Charterhouse Said to Hire Deutsche Bank, Goldman for Ista Sale

Charterhouse Capital Partners LLP, a London-based buyout firm, has hired Deutsche Bank AG (DBK) and Goldman Sachs Group Inc. (GS) to advise on the sale of German energy-metering business Ista International GmbH, according to three people familiar with the situation.

The process is scheduled to kick off early next year, said the people, who asked not to be identified because talks are private. Charterhouse is seeking more than 3 billion euros ($3.93 billion) for the company as well as so-called staple financing from banks of more than 2 billion euros for potential buyers, people familiar with the matter said last month. An IPO is also an option, they said.

Ista, based in Essen, Germany, provides electricity, water, heat and gas-meter reading services and hardware to property managers, home owners and utilities in 25 countries. The company may benefit from tougher European Union rules that require energy distributors to save 1.5 percent of their sale volumes annually, as part of efforts to meet the EU’s target of 20 percent energy savings by 2020.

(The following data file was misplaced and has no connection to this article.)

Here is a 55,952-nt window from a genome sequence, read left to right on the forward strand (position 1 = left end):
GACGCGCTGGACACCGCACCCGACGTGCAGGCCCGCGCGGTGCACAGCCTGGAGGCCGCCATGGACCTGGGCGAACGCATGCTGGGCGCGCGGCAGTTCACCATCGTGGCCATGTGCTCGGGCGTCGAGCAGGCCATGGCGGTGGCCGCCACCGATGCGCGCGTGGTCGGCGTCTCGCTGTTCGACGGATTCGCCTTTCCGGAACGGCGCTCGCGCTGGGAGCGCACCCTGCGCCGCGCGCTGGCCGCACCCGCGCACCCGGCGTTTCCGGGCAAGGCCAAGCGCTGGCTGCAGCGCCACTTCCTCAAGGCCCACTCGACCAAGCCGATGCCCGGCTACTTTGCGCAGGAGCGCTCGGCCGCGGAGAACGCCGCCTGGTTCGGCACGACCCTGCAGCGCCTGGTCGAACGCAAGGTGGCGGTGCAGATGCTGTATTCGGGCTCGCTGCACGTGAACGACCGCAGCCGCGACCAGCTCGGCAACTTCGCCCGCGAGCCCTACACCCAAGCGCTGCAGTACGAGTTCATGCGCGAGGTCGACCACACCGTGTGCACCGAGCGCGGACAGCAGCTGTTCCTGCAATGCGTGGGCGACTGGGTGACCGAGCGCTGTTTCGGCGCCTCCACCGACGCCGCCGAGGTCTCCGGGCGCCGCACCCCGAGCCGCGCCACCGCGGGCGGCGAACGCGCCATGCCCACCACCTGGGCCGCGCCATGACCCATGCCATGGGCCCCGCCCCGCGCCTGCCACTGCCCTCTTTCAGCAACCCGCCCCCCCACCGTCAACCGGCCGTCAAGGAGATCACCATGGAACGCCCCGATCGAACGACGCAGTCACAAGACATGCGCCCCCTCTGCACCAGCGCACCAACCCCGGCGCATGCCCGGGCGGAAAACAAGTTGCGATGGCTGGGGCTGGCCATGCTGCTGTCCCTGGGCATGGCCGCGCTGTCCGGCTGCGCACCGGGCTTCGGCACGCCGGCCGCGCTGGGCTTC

Ista may be one of the largest private-equity asset transactions in Germany next year. Springer Science & Business Media, the German academic publisher being sold by EQT Partners AB, may fetch 3 billion euros to 4 billion euros, people familiar with the sale have said.

Charterhouse couldn’t provide any official to comment on the matter. Spokesmen at Ista, Deutsche Bank, Goldman Sachs and CVC Capital Partners Ltd. declined to comment.

Charterhouse bought Ista from CVC for 2.4 billion euros in 2007. CVC re-invested part of the proceeds to buy a stake in Ista.

Banks are offering so-called staple financing of about 7 times Ista’s estimated earnings before interest, tax, depreciation and amortization of about 315 million euros, people said last month.

Private-equity firms often arrange staple financing to support a sale, as it shows other buyout firms an estimate of how much debt the deal can draw and the return they can achieve.

To contact the reporters on this story: Aaron Kirchfeld in London at; Sheenagh Matthews in Frankfurt at

To contact the editor responsible for this story: Jacqueline Simmons at

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